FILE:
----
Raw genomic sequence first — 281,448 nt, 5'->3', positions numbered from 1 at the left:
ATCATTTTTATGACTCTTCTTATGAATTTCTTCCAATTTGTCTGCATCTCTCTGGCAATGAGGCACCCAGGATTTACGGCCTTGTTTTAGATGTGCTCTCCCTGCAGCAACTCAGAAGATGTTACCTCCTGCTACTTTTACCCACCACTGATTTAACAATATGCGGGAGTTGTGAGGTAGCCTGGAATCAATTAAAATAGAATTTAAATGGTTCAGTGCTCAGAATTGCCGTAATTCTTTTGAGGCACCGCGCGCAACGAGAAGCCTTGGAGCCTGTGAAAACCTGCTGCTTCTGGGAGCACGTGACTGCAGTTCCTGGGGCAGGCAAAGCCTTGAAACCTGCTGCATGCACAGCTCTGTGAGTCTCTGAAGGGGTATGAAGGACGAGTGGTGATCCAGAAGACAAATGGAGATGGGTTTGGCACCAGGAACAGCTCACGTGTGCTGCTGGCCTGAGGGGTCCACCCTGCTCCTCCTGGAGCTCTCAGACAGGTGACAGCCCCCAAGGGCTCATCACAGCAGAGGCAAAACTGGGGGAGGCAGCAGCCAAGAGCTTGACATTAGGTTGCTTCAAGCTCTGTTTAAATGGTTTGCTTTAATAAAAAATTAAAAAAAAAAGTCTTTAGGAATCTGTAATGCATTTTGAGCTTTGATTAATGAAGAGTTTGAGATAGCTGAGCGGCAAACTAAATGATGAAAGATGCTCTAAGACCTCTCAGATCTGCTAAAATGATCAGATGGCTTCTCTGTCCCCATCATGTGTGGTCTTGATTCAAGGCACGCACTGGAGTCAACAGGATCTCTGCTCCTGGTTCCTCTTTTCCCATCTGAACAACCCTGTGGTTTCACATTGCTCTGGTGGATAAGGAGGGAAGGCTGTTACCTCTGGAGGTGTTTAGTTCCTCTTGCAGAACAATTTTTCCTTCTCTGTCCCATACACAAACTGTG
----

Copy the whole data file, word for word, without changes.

Raw genomic sequence first — 281,448 nt, 5'->3', positions numbered from 1 at the left:
ATCATTTTTATGACTCTTCTTATGAATTTCTTCCAATTTGTCTGCATCTCTCTGGCAATGAGGCACCCAGGATTTACGGCCTTGTTTTAGATGTGCTCTCCCTGCAGCAACTCAGAAGATGTTACCTCCTGCTACTTTTACCCACCACTGATTTAACAATATGCGGGAGTTGTGAGGTAGCCTGGAATCAATTAAAATAGAATTTAAATGGTTCAGTGCTCAGAATTGCCGTAATTCTTTTGAGGCACCGCGCGCAACGAGAAGCCTTGGAGCCTGTGAAAACCTGCTGCTTCTGGGAGCACGTGACTGCAGTTCCTGGGGCAGGCAAAGCCTTGAAACCTGCTGCATGCACAGCTCTGTGAGTCTCTGAAGGGGTATGAAGGACGAGTGGTGATCCAGAAGACAAATGGAGATGGGTTTGGCACCAGGAACAGCTCACGTGTGCTGCTGGCCTGAGGGGTCCACCCTGCTCCTCCTGGAGCTCTCAGACAGGTGACAGCCCCCAAGGGCTCATCACAGCAGAGGCAAAACTGGGGGAGGCAGCAGCCAAGAGCTTGACATTAGGTTGCTTCAAGCTCTGTTTAAATGGTTTGCTTTAATAAAAAATTAAAAAAAAAAGTCTTTAGGAATCTGTAATGCATTTTGAGCTTTGATTAATGAAGAGTTTGAGATAGCTGAGCGGCAAACTAAATGATGAAAGATGCTCTAAGACCTCTCAGATCTGCTAAAATGATCAGATGGCTTCTCTGTCCCCATCATGTGTGGTCTTGATTCAAGGCACGCACTGGAGTCAACAGGATCTCTGCTCCTGGTTCCTCTTTTCCCATCTGAACAACCCTGTGGTTTCACATTGCTCTGGTGGATAAGGAGGGAAGGCTGTTACCTCTGGAGGTGTTTAGTTCCTCTTGCAGAACAATTTTTCCTTCTCTGTCCCATACACAAACTGTG